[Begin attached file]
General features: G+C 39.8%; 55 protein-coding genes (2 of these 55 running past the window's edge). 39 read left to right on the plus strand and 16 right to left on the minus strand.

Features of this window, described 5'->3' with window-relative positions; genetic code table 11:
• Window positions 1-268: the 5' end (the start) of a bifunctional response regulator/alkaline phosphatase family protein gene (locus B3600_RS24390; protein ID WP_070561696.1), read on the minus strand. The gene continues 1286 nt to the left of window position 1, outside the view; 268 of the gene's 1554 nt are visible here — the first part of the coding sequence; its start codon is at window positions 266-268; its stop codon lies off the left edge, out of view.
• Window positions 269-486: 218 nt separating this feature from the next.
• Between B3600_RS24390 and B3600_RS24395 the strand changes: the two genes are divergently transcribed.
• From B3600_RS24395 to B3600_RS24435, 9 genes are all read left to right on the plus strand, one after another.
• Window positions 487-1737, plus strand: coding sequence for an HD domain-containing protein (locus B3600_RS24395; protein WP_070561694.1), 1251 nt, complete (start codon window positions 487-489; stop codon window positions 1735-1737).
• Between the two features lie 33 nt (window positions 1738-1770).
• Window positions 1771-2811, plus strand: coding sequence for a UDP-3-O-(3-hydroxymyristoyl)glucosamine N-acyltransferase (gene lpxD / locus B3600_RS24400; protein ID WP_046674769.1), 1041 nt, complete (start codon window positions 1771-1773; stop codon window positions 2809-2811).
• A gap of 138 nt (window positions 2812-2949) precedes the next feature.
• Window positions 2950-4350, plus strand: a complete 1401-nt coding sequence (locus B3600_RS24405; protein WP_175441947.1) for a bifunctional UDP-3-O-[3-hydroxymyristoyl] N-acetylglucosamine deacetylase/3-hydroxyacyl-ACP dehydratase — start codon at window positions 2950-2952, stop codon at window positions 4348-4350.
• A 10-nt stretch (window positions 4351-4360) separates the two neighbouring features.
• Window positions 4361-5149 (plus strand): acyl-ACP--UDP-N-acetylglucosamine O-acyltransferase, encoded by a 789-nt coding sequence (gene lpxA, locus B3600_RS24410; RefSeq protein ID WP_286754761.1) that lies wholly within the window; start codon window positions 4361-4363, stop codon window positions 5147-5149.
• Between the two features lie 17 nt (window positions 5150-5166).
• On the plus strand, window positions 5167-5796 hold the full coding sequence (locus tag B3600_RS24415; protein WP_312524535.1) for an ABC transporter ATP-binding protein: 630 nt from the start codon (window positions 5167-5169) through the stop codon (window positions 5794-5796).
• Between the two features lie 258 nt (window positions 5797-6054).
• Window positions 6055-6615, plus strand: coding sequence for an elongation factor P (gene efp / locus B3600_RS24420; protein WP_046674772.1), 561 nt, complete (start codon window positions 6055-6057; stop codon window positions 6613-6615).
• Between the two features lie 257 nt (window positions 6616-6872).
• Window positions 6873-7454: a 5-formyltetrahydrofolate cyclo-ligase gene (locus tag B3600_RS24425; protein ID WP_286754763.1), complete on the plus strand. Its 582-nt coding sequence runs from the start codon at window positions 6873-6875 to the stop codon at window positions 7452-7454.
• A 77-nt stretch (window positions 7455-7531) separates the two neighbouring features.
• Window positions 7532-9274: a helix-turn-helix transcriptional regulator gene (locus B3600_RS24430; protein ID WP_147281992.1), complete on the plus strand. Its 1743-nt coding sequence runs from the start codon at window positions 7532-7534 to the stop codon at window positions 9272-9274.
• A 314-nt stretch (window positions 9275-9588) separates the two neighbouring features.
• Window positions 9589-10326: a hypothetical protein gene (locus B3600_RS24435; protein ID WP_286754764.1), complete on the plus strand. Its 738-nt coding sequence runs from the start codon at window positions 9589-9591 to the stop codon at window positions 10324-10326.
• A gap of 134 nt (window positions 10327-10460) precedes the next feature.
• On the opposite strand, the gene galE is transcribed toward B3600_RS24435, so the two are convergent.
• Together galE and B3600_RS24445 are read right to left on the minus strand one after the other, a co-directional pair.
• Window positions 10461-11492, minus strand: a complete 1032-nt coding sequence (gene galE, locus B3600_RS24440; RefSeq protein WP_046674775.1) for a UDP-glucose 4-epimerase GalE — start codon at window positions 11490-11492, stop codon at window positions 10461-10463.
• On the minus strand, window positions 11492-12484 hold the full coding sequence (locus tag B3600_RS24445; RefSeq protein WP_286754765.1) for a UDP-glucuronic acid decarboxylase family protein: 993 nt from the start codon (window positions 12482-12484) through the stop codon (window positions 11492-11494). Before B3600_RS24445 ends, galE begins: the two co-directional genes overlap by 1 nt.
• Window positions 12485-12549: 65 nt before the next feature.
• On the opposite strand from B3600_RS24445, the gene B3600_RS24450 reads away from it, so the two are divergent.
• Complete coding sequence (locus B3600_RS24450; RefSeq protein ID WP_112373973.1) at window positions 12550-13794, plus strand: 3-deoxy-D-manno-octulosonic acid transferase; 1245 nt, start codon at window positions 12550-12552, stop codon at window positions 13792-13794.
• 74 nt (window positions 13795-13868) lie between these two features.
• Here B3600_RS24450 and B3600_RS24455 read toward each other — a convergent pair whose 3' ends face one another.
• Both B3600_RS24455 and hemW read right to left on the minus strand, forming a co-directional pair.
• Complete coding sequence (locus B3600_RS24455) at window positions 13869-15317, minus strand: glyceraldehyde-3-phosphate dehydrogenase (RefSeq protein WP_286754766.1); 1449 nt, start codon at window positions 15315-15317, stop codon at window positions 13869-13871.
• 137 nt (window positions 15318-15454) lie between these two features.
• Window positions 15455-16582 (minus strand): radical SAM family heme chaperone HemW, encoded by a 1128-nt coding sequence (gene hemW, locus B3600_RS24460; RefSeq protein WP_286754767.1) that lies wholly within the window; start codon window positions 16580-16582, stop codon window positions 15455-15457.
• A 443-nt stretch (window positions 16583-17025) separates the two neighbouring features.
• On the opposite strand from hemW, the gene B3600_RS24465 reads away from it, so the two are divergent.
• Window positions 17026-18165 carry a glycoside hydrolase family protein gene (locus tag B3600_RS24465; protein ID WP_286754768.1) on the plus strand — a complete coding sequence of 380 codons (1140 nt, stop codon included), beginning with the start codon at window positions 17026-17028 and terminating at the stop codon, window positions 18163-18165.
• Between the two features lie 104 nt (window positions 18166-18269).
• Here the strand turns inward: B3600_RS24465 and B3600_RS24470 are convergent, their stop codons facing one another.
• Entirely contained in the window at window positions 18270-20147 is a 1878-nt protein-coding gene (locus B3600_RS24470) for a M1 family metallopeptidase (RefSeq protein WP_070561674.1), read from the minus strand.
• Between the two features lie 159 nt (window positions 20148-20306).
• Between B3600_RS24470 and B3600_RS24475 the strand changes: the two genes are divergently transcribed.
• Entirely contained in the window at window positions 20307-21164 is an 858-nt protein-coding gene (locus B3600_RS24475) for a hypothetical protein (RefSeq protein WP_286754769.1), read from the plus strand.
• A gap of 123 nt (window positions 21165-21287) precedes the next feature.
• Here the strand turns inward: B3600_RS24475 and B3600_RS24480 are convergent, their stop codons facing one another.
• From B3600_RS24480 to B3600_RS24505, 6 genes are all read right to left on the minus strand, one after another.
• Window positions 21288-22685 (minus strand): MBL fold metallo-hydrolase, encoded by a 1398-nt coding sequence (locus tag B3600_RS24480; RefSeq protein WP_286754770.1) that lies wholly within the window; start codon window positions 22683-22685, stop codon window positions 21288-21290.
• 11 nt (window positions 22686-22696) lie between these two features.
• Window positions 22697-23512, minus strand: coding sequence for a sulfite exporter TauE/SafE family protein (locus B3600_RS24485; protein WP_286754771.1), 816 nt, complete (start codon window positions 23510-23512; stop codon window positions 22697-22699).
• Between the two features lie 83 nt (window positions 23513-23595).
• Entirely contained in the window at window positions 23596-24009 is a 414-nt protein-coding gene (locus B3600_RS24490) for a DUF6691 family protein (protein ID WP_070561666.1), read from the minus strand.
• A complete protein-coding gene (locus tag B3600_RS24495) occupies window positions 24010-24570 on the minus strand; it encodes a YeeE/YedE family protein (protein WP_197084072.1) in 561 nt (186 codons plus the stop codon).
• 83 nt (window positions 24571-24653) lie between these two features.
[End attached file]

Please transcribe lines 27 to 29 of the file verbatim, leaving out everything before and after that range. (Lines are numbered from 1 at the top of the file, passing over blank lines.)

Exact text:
• Window positions 10461-11492, minus strand: a complete 1032-nt coding sequence (gene galE, locus B3600_RS24440; RefSeq protein WP_046674775.1) for a UDP-glucose 4-epimerase GalE — start codon at window positions 11490-11492, stop codon at window positions 10461-10463.
• On the minus strand, window positions 11492-12484 hold the full coding sequence (locus tag B3600_RS24445; RefSeq protein WP_286754765.1) for a UDP-glucuronic acid decarboxylase family protein: 993 nt from the start codon (window positions 12482-12484) through the stop codon (window positions 11492-11494). Before B3600_RS24445 ends, galE begins: the two co-directional genes overlap by 1 nt.
• Window positions 12485-12549: 65 nt before the next feature.